Could Lufthansa Realistically Reactivate The Airbus A380?

Lufthansa wasn’t the first airline to ground the gigantic Airbus A380, initially using the beast for high-capacity repatriation missions from as far away as New Zealand. Once these were done, there was no demand to fill the aircraft, and they were grounded, with all aircraft having now been sent to long-term storage facilities.

Since before its first flight, the Airbus A380 captured the attention of everybody from aviation enthusiasts to travelers and airlines. Many airlines fell out of love with the giant of the skies prematurely, but does that mean that these giant aircraft won’t return to the skies at all?

Has Lufthansa ruled out the A380?

Lufthansa seemingly gave its A380s a glimmer of hope during the Q&A following the airline’s Q1 results yesterday. Asked whether the airline’s capacity couldn’t be further expanded due to aircraft limitations, Spohr said this wasn’t the case, citing the 14 Airbus A380s currently in storage.

“We still have extra aircraft, extra pilots, extra flight attendants… As you know there’s 14 A380s alone sitting in [France and] Spain that we could’ve brought back to the air.”

Lufthansa’s Airbus A380s are all in deep storage. Photo: Getty Images

Air Insight reported that Lufthansa’s position that it won’t be bringing the Airbus A380 back hasn’t changed. Though the publication reports that Spohr said he would be “the happiest man in the world” if demand did force the carrier to bring back the Airbus A380.

“The A380 will obviously not be coming back.” – Carsten Spohr – August 2021

Technically it should be possible

From a technical point of view, it should be pretty easy to bring the Airbus A380 back to service if Lufthansa decided that is what it wanted to do. Firstly, the group’s fleet declaration at the end of 2021 showed that Lufthansa still had 14 Airbus A380s in its fleet.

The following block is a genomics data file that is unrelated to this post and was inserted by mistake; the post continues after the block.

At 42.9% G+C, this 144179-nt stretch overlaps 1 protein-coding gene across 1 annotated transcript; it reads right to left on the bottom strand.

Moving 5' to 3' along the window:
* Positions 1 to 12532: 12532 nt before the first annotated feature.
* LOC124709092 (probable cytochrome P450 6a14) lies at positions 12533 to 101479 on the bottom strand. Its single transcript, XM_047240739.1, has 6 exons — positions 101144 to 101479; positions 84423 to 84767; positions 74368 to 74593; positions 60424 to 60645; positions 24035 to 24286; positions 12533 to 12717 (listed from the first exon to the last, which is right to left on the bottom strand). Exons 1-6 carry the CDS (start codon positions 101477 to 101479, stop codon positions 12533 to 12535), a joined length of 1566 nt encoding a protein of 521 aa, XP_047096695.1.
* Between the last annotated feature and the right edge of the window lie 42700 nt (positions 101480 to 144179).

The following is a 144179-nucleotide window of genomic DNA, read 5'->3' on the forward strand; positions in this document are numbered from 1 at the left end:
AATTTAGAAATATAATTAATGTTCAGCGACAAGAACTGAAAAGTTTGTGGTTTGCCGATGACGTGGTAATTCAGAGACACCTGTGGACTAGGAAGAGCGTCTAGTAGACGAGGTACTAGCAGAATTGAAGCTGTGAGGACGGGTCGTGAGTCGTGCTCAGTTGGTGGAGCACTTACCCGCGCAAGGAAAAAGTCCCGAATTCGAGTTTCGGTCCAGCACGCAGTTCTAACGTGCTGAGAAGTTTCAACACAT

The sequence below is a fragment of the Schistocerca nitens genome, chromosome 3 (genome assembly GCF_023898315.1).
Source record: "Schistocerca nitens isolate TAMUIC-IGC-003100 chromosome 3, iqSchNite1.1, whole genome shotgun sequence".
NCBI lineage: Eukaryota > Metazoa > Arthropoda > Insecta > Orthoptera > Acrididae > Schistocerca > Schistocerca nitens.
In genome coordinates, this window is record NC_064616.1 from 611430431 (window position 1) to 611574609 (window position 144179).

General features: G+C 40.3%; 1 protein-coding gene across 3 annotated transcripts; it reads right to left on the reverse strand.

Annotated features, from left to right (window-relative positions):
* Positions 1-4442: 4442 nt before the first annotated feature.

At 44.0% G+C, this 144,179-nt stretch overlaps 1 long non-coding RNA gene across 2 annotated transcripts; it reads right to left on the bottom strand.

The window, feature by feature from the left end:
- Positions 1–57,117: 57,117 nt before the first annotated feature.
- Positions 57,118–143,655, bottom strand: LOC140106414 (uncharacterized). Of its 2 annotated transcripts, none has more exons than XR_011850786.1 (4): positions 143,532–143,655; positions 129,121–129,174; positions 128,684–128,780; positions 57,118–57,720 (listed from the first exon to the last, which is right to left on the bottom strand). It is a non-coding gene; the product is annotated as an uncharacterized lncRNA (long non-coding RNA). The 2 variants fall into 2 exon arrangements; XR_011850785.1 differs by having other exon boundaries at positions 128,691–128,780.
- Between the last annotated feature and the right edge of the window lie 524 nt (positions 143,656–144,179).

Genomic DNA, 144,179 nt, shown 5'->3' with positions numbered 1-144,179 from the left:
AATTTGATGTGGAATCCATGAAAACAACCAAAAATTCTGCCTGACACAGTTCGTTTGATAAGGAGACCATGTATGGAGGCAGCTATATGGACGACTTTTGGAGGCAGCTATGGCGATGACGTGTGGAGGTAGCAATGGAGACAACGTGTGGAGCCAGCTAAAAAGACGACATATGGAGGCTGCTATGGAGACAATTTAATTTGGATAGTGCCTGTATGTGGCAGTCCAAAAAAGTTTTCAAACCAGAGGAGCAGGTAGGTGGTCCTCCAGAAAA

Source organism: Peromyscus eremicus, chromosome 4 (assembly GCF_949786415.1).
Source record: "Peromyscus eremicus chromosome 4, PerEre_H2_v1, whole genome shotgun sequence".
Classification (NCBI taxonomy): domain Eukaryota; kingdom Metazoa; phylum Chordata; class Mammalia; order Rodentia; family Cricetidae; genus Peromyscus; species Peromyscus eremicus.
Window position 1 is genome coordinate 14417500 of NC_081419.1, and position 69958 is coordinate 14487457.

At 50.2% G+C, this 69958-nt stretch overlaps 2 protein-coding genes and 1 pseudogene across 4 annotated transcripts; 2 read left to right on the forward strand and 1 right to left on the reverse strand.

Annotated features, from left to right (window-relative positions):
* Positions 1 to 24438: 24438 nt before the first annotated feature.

Additionally, while it may not intend to fly the aircraft again, Lufthansa is storing them in a manner that allows them to be flown again should it wish. The planes are currently spread across two sites. Tarmac Aerosave in Tarbes (LDE), France, alongside Tarmac Aerosave in Teruel (TEV), Spain. While the company has scrapped some A380s, it is keeping many more in a state of deep sleep. Last year, we saw the first giant jets being awoken from their slumber. British Airways with draw three A380s from Teruel.

Registration msn Status Lease
D-AIMA 38 Stored Teruel, Spain (TEV)
D-AIMB 41 Stored Teruel, Spain (TEV)
D-AIMC 44 Stored Tarbes, France (LDE)
D-AI® 48 Stored Teruel, Spain (TEV)
D-AIME 61 Stored Teruel, Spain (TEV)
D-AIMF 66 Stored Teruel, Spain (TEV)
D-AIMG 69 Stored Teruel, Spain (TEV)
D-AIMH 70 Stored Teruel, Spain (TEV)
D-AIMI 72 Stored Tarbes, France (LDE)
D-AIMJ 73 Stored Teruel, Spain (TEV)
D-AIMK 146 Stored Teruel, Spain (TEV)
D-AIML 149 Stored Teruel, Spain (TEV)
D-AIMM 175 Stored Teruel, Spain (TEV)
D-AIMN 177 Stored Teruel, Spain (TEV)

Due to the precautions taken to safely store aircraft for extended periods, it would take a fair bit of work to bring the fleet back to an airworthy state. This doesn’t mean that doing so is impossible, but Lufthansa likely wouldn’t do so unless it absolutely had to.

Ultimately, it seems unlikely that Lufthansa will exercise the option to resume A380 flights, but it’s not impossible, and we’ve seen strange things happen in the industry.

Do you think that Lufthansa would resume Airbus A380 flights? Let us know what you think and why in the comments!

Source: Lufthansa Q1 Results, AirInsight


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